LiveEdge Norway Maple


Species: Norway Maple

Length: 60"
Width (Bottom): 8"
Width (Middle): 11"
Width (Top): 15"
Thickness: 1.75"
Board Foot: 8.26 BDFT
Weight Estimate: 34 Pounds

Origin: Battleground, Washington

Shipping Information:

-Slab Ships From: Battle Ground, Washington
-All slabs are subject to freighted shipping. Once purchased, we will contact you via email or phone to coordinate and secure the best negotiated shipping rate for your location. Shipping costs are based on your zip code, residential/commercial address classification, and whether a liftgate/forklift is required.
If you can't find a slab that perfectly fits your needs among our listed options, feel free to reach out to us directly. We can check our inventory for additional slabs that may suit your preferences.

Contact Information:

-Phone: 360.601.8388

Transform your vision into reality with our remarkable Live Edge slabs. Embrace the artistry of nature in your next woodworking project and create a unique masterpiece for your home.

Crafted with precision and attention to detail, this kiln-dried slab is project-ready, ensuring minimal wood movement and cracking. Our state-of-the-art iDry vacuum kiln removes moisture, guaranteeing its suitability for your project right away.

Please note that as each tree is unique, no two slabs are alike. This individuality guarantees that your furniture piece, whether it's a table, shelf, or any other creation, will be truly one-of-a-kind.

At Hamilton Lee Supply, we are committed to preserving and reusing stunning wood materials. Our focus on sustainability means that every slab tells a story and contributes to a greener future.

Common Names: Norway Maple
Scientific Name: Acer platanoides
Distribution: Native to Europe and western Asia; also planted in North America
Tree Size: Grows to a height of 65100 feet (2030 meters) with a trunk diameter of 35 feet (1.01.5 meters)
Average Dried Weight: Approximately 40.3 pounds per cubic foot (645 kilograms per cubic meter)
Specific Gravity (Basic, 12% MC): Ranges from 0.50 to 0.65
Janka Hardness: Estimated at around 1,010 pounds of force (4,510 Newtons)
Modulus of Rupture: Approximately 16,680 pounds per square inch (115.0 MPa)
Elastic Modulus: About 1,538,000 pounds per square inch (10.60 GPa)
Crushing Strength: Around 8,560 pounds per square inch (59.0 MPa)

Color/Appearance: The sapwood of Norway Maple is commonly used, ranging from almost white to light golden or reddishbrown, while the heartwood is a darker reddishbrown. Curly or quilted grain patterns can also be observed.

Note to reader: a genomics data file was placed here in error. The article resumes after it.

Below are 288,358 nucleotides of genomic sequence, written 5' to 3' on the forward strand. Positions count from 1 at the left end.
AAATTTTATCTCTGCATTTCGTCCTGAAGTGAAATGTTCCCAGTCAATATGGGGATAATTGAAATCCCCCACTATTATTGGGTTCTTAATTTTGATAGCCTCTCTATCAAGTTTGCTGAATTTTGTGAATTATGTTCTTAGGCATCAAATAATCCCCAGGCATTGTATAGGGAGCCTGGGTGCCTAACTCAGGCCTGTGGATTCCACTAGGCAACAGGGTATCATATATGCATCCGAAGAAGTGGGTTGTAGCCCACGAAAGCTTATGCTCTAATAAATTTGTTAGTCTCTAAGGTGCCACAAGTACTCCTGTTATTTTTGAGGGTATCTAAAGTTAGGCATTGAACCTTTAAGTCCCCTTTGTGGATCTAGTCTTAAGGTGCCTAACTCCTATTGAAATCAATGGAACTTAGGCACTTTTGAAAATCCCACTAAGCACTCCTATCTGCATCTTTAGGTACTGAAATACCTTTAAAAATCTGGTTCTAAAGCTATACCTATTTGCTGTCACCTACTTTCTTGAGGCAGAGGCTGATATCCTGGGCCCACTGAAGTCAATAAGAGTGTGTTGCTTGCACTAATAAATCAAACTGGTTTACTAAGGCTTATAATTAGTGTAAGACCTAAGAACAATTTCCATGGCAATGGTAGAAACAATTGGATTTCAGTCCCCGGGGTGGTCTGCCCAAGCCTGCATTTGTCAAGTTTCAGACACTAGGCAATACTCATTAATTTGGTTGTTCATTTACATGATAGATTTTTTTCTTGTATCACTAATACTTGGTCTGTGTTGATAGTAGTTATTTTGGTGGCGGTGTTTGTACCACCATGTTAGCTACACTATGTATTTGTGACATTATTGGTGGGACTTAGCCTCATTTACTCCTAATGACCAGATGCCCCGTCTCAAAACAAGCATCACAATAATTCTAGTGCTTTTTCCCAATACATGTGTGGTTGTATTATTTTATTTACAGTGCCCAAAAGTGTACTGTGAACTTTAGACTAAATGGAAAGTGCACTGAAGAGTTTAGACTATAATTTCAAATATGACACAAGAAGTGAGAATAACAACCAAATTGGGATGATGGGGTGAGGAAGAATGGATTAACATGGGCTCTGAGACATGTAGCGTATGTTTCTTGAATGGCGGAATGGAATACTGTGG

Grain/Texture: Norway Maple has straight grain with a fine, uniform texture.
Rot Resistance: Rated as nondurable to perishable concerning decay resistance.
Workability: It is relatively easy to work with hand and machine tools, but may burn when machined with highspeed cutters. It turns, glues, and finishes well, though blotches can occur when staining, and preconditioners or gel stains may be necessary for even coloring.
Odor: Norway Maple does not have a distinctive odor.
Allergies/Toxicity: Norway Maple, like other maples in the Acer genus, has been known to cause skin irritation, runny nose, and asthmalike respiratory effects. Refer to Wood Allergies and Toxicity and Wood Dust Safety articles for more information.
Pricing/Availability: Generally moderately priced where available domestically, especially in Europe. Figured pieces such as curly or quilted grain patterns are likely to be more expensive. Limited harvesting in North America.
Sustainability: Not listed in the CITES Appendices or on the IUCN Red List of Threatened Species.

Common Uses: Norway Maple is used for veneer, paper (pulpwood), boxes, crates/pallets, musical instruments, turned objects, and other small specialty wood items.
Comments: Norway Maple has been widely planted as a shade tree in North America, particularly as a replacement for elm trees lost to Dutch elm disease. It grows quickly but has been considered an invasive species due to its fast growth, dense shade, and shallow roots. Norway Maple is somewhat intermediate between hard and soft maple and is related to field maple, another European species with intermediate hardness. It's also believed that many Stradivarius and other older Italian violins were constructed from Norway Maple.